10+ Facts About Victorian Balls That Would Sound Quite Ordinary to Us Had We Lived 200 Years Ago

2 years ago

Had we been born 200 years ago, among British aristocrats, summers would be even hotter for us because it used to be the peak of the Social Season. This was a period when the elite society would have fun holding balls and dinner parties, and families would introduce their young daughters to society while men would search for their other halves. At first glance, this time might sound wonderful and exciting, but in reality, there were strict rules at balls that can be quite amusing to people who live in the twenty-first century.

We at Bright Side tried to learn about all of the traditions of the elite society that were present at balls several centuries ago.

Visiting a ball 200 years ago was one of the main ways to spend leisure time. Not only were they held by the representatives of the elite society, but also by various clubs and associations that united firefighters, teachers, and the military.

Those who wanted to get to the ball had to pay a certain fee to participate. In the nineteenth century, the “entrance ticket” cost 50 cents; today one would have to pay quite a lot of money, which could easily reach several hundreds of dollars.

Usually, the event started at about 8 PM and finished closer to 4 AM. All the participants were physically fit because they were expected to perform various dance numbers for up to 8 hours, non-stop.

The same dress could be worn only a couple of times for balls. All accessories, such as gloves and fans, were also supposed to be new. All dancers would have to take an additional pair of shoes in case they were required to replace the initial ones.

They normally learned the dances from their older relatives or specially hired teachers. Also, there were special dance manuals, which helped them to learn the movements.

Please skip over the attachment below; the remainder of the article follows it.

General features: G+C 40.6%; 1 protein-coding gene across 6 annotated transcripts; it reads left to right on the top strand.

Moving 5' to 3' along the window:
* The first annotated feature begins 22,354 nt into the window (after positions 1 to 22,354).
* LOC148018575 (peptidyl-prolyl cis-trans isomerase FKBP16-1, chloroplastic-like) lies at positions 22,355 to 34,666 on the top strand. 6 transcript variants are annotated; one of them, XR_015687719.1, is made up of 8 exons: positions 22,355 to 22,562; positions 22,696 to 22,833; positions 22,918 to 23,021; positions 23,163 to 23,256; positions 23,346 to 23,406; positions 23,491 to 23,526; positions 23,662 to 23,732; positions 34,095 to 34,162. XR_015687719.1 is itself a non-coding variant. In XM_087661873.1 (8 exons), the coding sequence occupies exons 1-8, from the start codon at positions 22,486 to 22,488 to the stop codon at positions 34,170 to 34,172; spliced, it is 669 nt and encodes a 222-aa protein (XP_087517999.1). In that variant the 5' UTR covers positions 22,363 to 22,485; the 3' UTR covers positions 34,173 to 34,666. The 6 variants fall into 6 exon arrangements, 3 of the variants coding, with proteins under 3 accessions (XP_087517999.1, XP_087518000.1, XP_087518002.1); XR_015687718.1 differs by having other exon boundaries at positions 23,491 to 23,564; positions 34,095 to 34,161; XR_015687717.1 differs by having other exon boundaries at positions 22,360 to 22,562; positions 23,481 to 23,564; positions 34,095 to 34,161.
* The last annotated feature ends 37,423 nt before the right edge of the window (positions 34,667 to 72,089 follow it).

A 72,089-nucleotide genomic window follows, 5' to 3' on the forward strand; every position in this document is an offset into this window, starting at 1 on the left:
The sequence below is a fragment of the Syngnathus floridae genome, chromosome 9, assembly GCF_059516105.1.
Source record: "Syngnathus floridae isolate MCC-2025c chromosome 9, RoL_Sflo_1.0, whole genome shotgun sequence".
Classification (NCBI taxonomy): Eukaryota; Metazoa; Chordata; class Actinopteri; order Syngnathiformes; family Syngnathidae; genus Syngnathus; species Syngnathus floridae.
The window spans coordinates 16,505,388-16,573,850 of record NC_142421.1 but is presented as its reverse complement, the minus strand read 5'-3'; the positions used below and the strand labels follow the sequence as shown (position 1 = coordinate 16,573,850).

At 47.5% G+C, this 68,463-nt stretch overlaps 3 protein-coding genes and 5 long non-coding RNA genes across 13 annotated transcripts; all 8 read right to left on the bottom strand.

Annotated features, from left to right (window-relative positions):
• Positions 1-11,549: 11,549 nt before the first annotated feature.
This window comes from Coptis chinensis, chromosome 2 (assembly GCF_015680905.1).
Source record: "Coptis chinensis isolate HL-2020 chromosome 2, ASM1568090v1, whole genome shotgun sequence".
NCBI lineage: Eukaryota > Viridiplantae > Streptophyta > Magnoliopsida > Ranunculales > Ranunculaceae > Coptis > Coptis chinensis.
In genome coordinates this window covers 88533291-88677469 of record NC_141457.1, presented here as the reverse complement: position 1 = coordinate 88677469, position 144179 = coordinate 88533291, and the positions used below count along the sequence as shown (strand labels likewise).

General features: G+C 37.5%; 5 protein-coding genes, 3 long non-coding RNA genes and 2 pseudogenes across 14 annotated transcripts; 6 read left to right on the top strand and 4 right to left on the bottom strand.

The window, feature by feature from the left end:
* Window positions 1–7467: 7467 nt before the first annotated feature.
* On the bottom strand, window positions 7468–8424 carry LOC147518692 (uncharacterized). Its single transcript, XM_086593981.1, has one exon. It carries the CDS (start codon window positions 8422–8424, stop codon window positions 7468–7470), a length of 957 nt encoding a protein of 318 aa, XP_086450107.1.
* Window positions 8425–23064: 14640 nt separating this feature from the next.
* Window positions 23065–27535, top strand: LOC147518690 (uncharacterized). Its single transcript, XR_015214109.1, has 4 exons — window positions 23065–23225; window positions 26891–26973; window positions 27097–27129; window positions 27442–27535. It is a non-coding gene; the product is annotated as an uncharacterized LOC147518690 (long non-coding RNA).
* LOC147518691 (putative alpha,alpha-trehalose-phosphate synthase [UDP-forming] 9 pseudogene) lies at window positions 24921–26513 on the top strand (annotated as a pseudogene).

Today’s dress code can’t even be compared to the strict rules of Victorian balls. The appearance of a lady, including her hair and skin color and her body shape, was the main factor for choosing an outfit. That’s why women had to dress in a certain way — blonde girls would wear dresses of tender pastel colors, while brunettes opted for brighter garments.

The sequence of dances was also strictly regulated. In the Russian Empire, for example, a ball would commence with a polonaise. During this slow dance, which would last for 30 minutes or more, the dancers would introduce themselves to each other and communicate. Because of this, they were given the name, “walking conversations.”

Ladies weren’t expected to refuse a dance partner. If she refused to dance with a man, she would be expected to refuse all invitations for the same dance. Despite this, a gentleman wouldn’t be expected to show dissatisfaction if he had been refused.

Gloves, first and foremost, performed a hygienic function — they were worn so as not to touch the gentleman with hands sweaty from dancing. White gloves were considered a better choice. If a lady wanted to put on cream or pearls-colored gloves, she had to make sure they didn’t stain her partner’s costume because the fabric dye could start to spread due to the warmth of her hands.

The rules forbade gentlemen to use perfume. The maximum he could do was apply some perfume to his handkerchief, but this perfume was supposed to be of the highest quality.

200 years ago, visiting balls was not a type of entertainment but a kind of social obligation. One couldn’t miss a ball for no reason in the Russian Empire — it was allowed only in case of a bad illness or mourning.

Balls are still popular in the twenty-first century. For example, today anyone can buy a ticket to the Concordia Ball, an annual event in Vienna, Austria, which has been held for more than 150 years, for $112 (€95). At some balls, women can get a present just for attending the event. It can be anything from a spoon to an elegant bracelet made from precious metals.

Which of these rules do you think would be most difficult for you to follow?

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